Expanding your business internationally is an exciting prospect, but it comes with numerous complexities, particularly in managing your workforce abroad. When it comes to hiring and managing employees in a foreign country, you have two primary options: using an Employer of Record (EOR) service or establishing a foreign employer entity. Each approach has its advantages and disadvantages, and the choice between them depends on your specific business needs and goals.
In this blog post, we outline the main pros and cons of both options.
Employer of Record (EOR)
An Employer of Record (EOR) is a company or organization that takes on the legal responsibility for employing workers on behalf of another company. EOR services are commonly used in the context of international or global employment when a business wants to hire employees in a foreign country but does not want to establish a legal entity in that country.
- Quick Market Entry: EOR services allow you to enter new markets rapidly. You can start hiring and onboarding employees in a foreign country without the time-consuming process of establishing a legal entity.
- Compliance Assurance: EOR providers specialize in compliance with local labor laws and regulations. They ensure that your employment practices adhere to local standards, reducing the risk of legal issues.
- Risk Mitigation: EOR services take on many of the legal and financial responsibilities, reducing your exposure to risks associated with local employment laws, tax regulations, and HR administration.
- Flexibility: It’s easier to scale your workforce up or down as needed without the complexities of managing a foreign entity.
- Limited Control: While you maintain control over the daily activities of your international employees, certain administrative and compliance aspects are handled by the EOR, potentially limiting your control.
- Higher Costs: Although EOR may be cost-effective initially, if your international operations expand significantly, the long-term costs could outweigh the benefits. The price per employee charged by EOR providers is often relatively high. For instance, Remote’s EOR services start from $599 USD per month, and Omnipresent’s from £499 GBP per month.
Setting Up a Foreign Employer Entity
What is a foreign employer entity?
This is an administrative entity created to directly employ and manage the company’s workforce in the foreign jurisdiction. In practice, this means that the parent company registers the foreign entity as an employer in the new international market, thereby assuming full legal responsibility as an employer in that foreign market.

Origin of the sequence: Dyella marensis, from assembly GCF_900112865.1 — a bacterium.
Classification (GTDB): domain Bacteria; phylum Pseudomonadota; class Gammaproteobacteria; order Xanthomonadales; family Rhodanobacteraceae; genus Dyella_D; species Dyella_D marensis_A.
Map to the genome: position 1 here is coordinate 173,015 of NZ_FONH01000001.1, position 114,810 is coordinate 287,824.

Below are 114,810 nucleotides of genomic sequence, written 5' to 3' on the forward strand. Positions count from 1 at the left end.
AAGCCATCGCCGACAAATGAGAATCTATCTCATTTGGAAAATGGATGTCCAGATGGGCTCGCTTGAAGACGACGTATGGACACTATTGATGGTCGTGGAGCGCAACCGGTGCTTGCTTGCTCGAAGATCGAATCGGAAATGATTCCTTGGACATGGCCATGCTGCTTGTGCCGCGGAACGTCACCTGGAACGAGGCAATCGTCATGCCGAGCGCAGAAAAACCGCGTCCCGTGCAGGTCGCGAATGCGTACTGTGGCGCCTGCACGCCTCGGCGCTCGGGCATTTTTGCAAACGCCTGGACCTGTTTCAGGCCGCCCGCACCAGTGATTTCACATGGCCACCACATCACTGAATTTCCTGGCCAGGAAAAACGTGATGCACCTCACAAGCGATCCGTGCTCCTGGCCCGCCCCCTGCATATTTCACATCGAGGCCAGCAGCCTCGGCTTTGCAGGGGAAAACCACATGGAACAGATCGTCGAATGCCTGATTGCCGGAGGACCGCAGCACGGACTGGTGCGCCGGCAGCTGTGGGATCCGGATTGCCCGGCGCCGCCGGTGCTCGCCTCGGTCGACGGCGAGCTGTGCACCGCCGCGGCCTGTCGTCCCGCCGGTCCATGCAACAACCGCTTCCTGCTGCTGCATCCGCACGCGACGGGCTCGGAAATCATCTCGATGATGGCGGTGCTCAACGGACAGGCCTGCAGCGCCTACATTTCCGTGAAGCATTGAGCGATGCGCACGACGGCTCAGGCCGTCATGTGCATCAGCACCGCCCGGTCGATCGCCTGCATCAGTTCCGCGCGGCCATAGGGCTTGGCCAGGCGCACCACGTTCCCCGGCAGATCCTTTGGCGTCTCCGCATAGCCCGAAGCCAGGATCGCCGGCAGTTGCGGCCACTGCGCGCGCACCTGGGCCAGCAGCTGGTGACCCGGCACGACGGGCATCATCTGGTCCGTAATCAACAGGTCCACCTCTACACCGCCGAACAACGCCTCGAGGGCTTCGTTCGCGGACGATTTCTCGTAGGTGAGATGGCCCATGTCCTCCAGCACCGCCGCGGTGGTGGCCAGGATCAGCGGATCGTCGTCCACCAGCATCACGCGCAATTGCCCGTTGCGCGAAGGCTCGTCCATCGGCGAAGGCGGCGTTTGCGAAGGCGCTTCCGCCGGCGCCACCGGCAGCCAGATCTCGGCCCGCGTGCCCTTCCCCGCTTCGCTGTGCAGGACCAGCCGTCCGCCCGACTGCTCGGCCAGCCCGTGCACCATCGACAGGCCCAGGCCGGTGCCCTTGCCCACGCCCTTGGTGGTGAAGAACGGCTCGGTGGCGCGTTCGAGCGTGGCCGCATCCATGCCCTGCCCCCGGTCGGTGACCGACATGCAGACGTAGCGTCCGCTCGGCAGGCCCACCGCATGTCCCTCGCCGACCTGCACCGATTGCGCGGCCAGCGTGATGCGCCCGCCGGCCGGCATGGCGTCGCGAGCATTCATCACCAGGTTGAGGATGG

- Full Control: Establishing a foreign employer entity gives you complete control over your international employment.
- Tax Benefits: Depending on your business and the foreign location, you may be eligible for tax advantages and incentives that are not available through EOR.
- Brand Recognition: A foreign entity can enhance your global brand image and signal your commitment to the local market. Additionally, there is a positive emotional benefit for your employees when they are employed directly by your company rather than by a proxy company like an EOR provider. This could increase employee commitment.
- Setup Process: Establishing a foreign employer entity involves a setup process at the local social security body in the host country, often taking a few weeks.
- Risk Exposure: You are responsible for ensuring compliance with local laws and regulations, which can be challenging and risky, especially if you’re not familiar with the foreign jurisdiction. Typically, your payroll provider will handle this for you.
In deciding between EOR and setting up a foreign employer entity, consider your expansion strategy, the specific requirements of the target market, and your long-term goals. EOR is a valuable solution for quick market entry and reducing initial costs, especially if you’re testing the waters in a new country and anticipate not recruiting many employees. On the other hand, setting up a foreign entity offers lower long-term costs, more scalability, and greater control. Ultimately, the choice between EOR and a foreign employer setup should align with your business objectives, risk tolerance, and the resources you can allocate to global expansion. Please contact us at Internago, and we will assist you in making an informed decision.